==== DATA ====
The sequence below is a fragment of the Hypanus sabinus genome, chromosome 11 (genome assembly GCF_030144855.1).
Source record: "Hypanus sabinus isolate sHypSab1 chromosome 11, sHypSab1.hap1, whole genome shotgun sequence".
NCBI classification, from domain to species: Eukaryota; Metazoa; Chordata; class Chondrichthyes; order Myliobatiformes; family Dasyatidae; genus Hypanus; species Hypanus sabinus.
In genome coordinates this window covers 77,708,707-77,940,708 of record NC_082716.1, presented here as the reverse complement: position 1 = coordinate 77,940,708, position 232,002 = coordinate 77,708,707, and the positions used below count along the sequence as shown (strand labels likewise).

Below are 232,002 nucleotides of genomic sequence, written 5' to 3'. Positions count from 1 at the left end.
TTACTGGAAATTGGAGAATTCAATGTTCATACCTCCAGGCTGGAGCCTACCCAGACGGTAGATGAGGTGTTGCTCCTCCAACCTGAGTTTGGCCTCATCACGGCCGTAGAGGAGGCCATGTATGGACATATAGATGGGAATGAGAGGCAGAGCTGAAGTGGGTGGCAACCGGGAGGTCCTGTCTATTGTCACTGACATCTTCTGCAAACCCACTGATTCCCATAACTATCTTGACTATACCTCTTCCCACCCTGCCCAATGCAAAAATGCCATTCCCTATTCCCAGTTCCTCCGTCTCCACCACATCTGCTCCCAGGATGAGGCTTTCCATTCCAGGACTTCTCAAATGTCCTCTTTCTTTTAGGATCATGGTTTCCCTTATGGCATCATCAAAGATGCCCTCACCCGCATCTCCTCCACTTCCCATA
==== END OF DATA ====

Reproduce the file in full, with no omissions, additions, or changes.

The sequence below is a fragment of the Hypanus sabinus genome, chromosome 11 (genome assembly GCF_030144855.1).
Source record: "Hypanus sabinus isolate sHypSab1 chromosome 11, sHypSab1.hap1, whole genome shotgun sequence".
NCBI classification, from domain to species: Eukaryota; Metazoa; Chordata; class Chondrichthyes; order Myliobatiformes; family Dasyatidae; genus Hypanus; species Hypanus sabinus.
In genome coordinates this window covers 77,708,707-77,940,708 of record NC_082716.1, presented here as the reverse complement: position 1 = coordinate 77,940,708, position 232,002 = coordinate 77,708,707, and the positions used below count along the sequence as shown (strand labels likewise).

Below are 232,002 nucleotides of genomic sequence, written 5' to 3'. Positions count from 1 at the left end.
TTACTGGAAATTGGAGAATTCAATGTTCATACCTCCAGGCTGGAGCCTACCCAGACGGTAGATGAGGTGTTGCTCCTCCAACCTGAGTTTGGCCTCATCACGGCCGTAGAGGAGGCCATGTATGGACATATAGATGGGAATGAGAGGCAGAGCTGAAGTGGGTGGCAACCGGGAGGTCCTGTCTATTGTCACTGACATCTTCTGCAAACCCACTGATTCCCATAACTATCTTGACTATACCTCTTCCCACCCTGCCCAATGCAAAAATGCCATTCCCTATTCCCAGTTCCTCCGTCTCCACCACATCTGCTCCCAGGATGAGGCTTTCCATTCCAGGACTTCTCAAATGTCCTCTTTCTTTTAGGATCATGGTTTCCCTTATGGCATCATCAAAGATGCCCTCACCCGCATCTCCTCCACTTCCCATA